Guide To Buying An HP Laptop

by Guest Blogger on 2011-09-066

This is a guest post by Dave at, thanks to the folks from HP.

Buying a laptop can be tricky business, especially for the uninitiated. If you’re anything like some people out there, your first instinct would be to call up James, your family friend / nephew / cousin that knows computers like the back of his hand (after all, he’s always talking about how many “Gee Bees” his computer has).

But you now have a problem, James no longer picks up your calls or emails. He’s probably busy — you know how things can get when you’re 14.

How much should you spend? What type of computer do you need exactly? If you’re in the market for a laptop computer in the near future and your “James” has abandoned you, fear not! — for this guide will walk you through some sensible tips and things to look for when you’re buying a laptop.

Easy on the Budget but Still Fairly Snappy

Like almost every “major” purchase, your first step in buying a laptop should be to figure out your spending budget. This is not only a smart financial decision, but it will also make your life easier as it’ll quickly narrow down the range of laptops available to you.

The current laptop market generally falls into these price groupings: the sub-$500 market, the sub-$1000 market, and the $1000+ market. For those of us who want to leave enough in the bank for the holiday seasons, the sub-$500 entry level laptop market will do the trick nicely.

HP dm1z Ultraportable Laptop

  • Who’s it for? Students, travelers, and average computer users.
  • What can you do with it? Stream HD videos, play some 3D games, writing papers and emails, web surfing and Facebooking.
  • Price range: $380 to $420

One of the current best (and popular) sub-$500 laptops is the venerable HP dm1z Ultraportable Laptop. At about 3.5 lbs, the dm1z is decisively lighter than your usual 6-pound brick of a 15-inch low budget laptop (the typical $500 Walmart special). The current iteration of the dm1z comes with one of the latest processors from AMD, released in January 2011. It’s a dual-core processor that mixes a good balance of performance and quality battery life.

Don’t think of this little puppy as a weak netbook, as you can easily stream high-quality 1080p full HD videos from YouTube without a sweat. The dm1z can even handle light gaming (think World of Warcraft, etc.).

The best part about the dm1z though is its one-size-fits-all type of design. Whether you’re a college student that needs an easy-to-carry laptop from classroom to classroom, or a frequent traveler just wanting a sensible machine with nice battery life (over 6 hours), the dm1z will meet your needs nicely while being incredibly easy on the wallet.

The HP dm1z is currently selling for $419.99 after coupon “SAVE30HP” for a 4GB memory model with 320GB of hard drive space.

Mainstream Performance, Features, and Value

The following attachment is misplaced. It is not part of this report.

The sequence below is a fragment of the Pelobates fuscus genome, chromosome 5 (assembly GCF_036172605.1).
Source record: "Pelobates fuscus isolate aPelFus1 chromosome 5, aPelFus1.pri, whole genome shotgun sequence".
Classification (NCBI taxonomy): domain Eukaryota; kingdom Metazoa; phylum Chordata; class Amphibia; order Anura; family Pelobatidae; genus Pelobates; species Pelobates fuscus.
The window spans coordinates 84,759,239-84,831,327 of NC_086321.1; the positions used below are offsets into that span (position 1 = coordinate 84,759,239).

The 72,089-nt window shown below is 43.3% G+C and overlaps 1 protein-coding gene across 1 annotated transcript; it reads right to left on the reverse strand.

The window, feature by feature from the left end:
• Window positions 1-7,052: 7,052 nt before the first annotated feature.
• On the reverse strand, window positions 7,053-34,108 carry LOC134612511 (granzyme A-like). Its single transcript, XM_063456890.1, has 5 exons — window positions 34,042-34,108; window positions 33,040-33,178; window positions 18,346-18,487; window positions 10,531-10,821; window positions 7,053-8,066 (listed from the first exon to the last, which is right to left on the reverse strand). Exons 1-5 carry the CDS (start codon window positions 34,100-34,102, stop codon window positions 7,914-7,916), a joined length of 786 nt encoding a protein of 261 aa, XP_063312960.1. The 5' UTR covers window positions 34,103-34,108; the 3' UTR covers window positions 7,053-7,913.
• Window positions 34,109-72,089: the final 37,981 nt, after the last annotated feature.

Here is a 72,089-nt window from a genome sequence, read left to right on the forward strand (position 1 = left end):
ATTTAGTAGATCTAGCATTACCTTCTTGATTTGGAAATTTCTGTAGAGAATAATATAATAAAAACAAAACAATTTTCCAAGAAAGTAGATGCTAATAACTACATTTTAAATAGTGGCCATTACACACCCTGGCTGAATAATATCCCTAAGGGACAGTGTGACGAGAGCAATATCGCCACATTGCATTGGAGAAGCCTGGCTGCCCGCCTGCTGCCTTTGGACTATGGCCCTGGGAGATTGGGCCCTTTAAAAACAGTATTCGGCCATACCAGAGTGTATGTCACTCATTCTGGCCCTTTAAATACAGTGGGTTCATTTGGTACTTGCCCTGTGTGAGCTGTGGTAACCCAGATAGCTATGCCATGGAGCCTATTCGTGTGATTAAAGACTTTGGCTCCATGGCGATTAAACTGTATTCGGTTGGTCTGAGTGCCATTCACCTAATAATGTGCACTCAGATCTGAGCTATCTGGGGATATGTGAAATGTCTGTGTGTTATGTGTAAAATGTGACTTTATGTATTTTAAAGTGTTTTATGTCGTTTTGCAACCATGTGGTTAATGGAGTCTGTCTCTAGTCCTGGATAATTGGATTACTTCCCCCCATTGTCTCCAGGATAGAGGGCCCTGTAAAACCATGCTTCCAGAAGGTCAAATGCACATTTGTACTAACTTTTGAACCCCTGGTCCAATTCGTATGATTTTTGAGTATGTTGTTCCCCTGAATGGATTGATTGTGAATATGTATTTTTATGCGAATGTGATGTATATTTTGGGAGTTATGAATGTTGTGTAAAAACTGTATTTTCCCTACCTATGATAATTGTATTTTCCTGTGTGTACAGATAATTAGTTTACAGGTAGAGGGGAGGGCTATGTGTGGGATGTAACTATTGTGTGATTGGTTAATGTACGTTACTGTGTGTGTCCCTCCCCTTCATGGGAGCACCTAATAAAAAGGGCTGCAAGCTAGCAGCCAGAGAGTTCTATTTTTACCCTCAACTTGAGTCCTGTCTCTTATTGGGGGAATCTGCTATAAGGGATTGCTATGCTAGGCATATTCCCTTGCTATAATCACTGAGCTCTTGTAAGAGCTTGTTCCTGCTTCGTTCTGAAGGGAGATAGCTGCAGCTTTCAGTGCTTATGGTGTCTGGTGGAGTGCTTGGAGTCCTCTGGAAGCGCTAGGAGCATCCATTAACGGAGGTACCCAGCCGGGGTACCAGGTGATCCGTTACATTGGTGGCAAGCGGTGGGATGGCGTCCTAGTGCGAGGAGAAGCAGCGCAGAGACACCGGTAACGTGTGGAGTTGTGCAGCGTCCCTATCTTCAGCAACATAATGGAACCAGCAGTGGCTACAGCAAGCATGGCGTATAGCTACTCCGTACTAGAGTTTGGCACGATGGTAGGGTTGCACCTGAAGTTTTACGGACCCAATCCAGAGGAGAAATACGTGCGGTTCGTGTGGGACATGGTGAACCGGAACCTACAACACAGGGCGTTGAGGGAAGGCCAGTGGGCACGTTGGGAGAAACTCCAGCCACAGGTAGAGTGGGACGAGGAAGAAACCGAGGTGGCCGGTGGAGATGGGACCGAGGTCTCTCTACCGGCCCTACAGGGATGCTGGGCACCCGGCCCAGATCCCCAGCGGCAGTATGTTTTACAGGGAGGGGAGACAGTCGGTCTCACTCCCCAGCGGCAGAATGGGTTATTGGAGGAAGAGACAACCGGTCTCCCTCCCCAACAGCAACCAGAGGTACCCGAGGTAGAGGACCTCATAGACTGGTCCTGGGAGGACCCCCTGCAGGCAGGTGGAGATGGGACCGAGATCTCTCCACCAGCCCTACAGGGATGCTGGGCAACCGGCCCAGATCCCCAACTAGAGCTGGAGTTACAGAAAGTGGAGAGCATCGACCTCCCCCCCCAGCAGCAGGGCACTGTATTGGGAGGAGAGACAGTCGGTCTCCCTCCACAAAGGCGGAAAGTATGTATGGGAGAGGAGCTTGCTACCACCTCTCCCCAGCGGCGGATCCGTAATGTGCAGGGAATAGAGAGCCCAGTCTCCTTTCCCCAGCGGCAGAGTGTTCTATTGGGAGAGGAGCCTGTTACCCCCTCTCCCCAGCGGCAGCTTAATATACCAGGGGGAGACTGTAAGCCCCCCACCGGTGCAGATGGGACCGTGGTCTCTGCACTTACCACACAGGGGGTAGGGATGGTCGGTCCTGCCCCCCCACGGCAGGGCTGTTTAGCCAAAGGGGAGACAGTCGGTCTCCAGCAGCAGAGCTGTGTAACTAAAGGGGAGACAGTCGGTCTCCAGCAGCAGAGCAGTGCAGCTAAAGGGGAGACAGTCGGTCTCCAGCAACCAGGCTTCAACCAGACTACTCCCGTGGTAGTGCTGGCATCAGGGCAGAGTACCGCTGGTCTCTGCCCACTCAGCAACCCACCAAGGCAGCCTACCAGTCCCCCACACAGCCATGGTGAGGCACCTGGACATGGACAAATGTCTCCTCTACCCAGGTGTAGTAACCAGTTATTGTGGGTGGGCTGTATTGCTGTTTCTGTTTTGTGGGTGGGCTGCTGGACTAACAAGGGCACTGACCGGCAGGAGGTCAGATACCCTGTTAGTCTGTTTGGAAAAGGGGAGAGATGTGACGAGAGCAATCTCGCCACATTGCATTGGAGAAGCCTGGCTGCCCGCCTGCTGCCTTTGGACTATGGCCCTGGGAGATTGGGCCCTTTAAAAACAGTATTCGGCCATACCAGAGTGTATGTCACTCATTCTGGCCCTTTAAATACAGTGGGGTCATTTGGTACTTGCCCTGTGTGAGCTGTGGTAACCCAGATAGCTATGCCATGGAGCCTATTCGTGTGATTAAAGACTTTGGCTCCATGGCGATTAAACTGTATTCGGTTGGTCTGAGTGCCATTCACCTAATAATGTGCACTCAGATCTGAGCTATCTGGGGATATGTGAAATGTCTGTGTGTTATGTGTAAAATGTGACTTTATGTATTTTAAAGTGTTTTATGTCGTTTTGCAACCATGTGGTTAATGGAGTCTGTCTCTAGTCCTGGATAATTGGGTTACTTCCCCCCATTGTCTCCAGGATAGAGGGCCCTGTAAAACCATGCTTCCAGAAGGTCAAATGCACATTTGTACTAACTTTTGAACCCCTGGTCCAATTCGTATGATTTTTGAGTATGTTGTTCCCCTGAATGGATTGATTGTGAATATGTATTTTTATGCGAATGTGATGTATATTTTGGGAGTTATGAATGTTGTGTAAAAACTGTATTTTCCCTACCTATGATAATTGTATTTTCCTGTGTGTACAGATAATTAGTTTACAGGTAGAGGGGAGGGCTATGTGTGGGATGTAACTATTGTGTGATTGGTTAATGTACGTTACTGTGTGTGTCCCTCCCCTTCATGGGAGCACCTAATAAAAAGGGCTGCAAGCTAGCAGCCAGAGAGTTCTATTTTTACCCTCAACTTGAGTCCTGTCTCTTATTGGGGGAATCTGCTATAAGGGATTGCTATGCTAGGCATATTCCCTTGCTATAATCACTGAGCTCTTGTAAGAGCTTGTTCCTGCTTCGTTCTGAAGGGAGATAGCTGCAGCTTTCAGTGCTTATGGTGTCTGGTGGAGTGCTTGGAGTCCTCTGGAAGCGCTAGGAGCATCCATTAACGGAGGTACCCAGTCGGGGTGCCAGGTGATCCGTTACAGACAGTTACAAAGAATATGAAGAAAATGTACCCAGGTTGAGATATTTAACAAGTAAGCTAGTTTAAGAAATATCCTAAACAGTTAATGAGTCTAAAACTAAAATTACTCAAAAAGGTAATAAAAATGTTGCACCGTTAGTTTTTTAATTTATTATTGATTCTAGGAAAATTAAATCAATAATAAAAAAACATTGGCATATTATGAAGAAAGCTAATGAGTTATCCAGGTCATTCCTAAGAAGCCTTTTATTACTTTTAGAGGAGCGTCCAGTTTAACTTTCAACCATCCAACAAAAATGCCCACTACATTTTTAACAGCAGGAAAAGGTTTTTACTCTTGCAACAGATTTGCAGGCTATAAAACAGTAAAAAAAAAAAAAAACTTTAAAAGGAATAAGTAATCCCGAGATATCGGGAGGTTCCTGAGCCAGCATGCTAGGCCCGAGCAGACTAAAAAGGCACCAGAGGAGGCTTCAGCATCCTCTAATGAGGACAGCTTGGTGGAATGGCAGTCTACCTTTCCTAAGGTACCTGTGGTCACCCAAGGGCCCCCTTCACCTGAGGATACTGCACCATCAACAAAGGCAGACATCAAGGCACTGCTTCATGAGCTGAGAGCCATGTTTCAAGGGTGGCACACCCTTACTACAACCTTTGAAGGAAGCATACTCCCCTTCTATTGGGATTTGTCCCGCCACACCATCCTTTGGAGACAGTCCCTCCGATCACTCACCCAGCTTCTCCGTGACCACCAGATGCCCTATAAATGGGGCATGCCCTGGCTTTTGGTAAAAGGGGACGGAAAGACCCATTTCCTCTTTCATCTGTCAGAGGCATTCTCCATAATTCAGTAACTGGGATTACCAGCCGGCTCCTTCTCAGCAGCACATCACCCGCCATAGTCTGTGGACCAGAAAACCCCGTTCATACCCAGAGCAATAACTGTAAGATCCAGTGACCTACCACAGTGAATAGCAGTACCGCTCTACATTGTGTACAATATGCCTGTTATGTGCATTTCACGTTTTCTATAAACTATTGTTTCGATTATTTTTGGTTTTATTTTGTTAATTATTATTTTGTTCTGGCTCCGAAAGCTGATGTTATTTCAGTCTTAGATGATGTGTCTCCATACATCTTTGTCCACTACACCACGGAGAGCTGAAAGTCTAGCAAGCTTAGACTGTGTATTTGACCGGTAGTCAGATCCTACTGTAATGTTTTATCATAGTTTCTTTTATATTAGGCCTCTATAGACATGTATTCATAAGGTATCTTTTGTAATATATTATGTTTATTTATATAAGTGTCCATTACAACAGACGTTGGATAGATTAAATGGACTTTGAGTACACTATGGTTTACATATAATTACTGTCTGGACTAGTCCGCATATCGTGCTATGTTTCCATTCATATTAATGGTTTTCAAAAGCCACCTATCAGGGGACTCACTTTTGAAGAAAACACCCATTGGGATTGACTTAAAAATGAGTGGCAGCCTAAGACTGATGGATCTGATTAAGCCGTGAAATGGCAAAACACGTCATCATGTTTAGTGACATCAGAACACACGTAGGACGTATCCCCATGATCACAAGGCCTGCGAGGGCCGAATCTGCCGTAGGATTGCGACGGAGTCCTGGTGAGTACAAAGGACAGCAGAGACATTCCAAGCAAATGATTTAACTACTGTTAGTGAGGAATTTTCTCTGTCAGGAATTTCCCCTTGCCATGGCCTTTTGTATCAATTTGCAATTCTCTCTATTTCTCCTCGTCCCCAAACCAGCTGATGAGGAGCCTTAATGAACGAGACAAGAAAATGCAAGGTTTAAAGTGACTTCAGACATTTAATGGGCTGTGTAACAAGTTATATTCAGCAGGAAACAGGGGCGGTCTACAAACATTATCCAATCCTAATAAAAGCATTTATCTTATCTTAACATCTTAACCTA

When you approach the sub-$1,000 laptop market, your options widen considerably. Besides our little dm1z option above, you can consider middle-of-the-road favorites such as the HP dv6t Quad Edition. This 15-inch laptop is squarely in the mainstream segment, as most laptop sizes are now in the 11, 13, 15, and 17 inch buckets.

HP dv6 Quad Edition Laptop

  • Who’s it for? Students, gamers, and power users.
  • What can you do with it? Edit videos and photos, play the latest games, watch HD movies, run advanced applications and multiple programs.
  • Price range: $809 to $980

For those not in the know, HP is actually the world’s biggest PC maker, out-selling other well-known brands such as Dell, Apple, etc. Furthermore, the dv6 is HP’s most popular laptop model, consistently being #1 in sales among all their laptops.

Because of its generous size and screen real estate, you’ll find more features stuffed in the 15-inch dv6 laptop than smaller models focused on mobility. Recently refreshed in early 2011, the dv6 quad now comes with Intel’s 2nd generation Core i7 “Sandy Bridge” processors. The lingo and brand may not mean much to you, but suffice it to say this is one of the fastest quad-core processors currently out there.

The best part about the popular HP dv6t quad is that technology-wise, it’s arguably the strongest package for your money. Compared to similarly-configured Apple machines, you’re paying almost $1000 less for the same speed/performance (if not more!). Imagine that, same quad-core Intel i7, same graphics chipset (Radeon 6490M), usually more RAM, faster hard drive storage…all for less than half the price tag. Plus, you get a free Blu-ray drive included. Not bad. Not bad at all.

The best seller HP dv6 quad edition is currently at $804.99 after coupon “NBCR9933”, includes latest perks such as USB 3.0 and a free Blu-ray player upgrade.

Premium High-End Laptop — Just Because 😉

Beyond the mainstream option, of course you could consider the premium and high-end lineup, where both performance and style matters. The great thing about buying a PC laptop though is that you can usually find style at a relatively reasonable price point. Which brings us to the popular HP Envy 14 line-up.

HP Envy 14 Beats Edition

  • Who’s it for? Power users, gamers, and other cool kids.
  • What can you do with it? Edit audio, photo, and videos. Run advanced applications, play modern video games, and stream HD movies.
  • Price range: $900 to $1100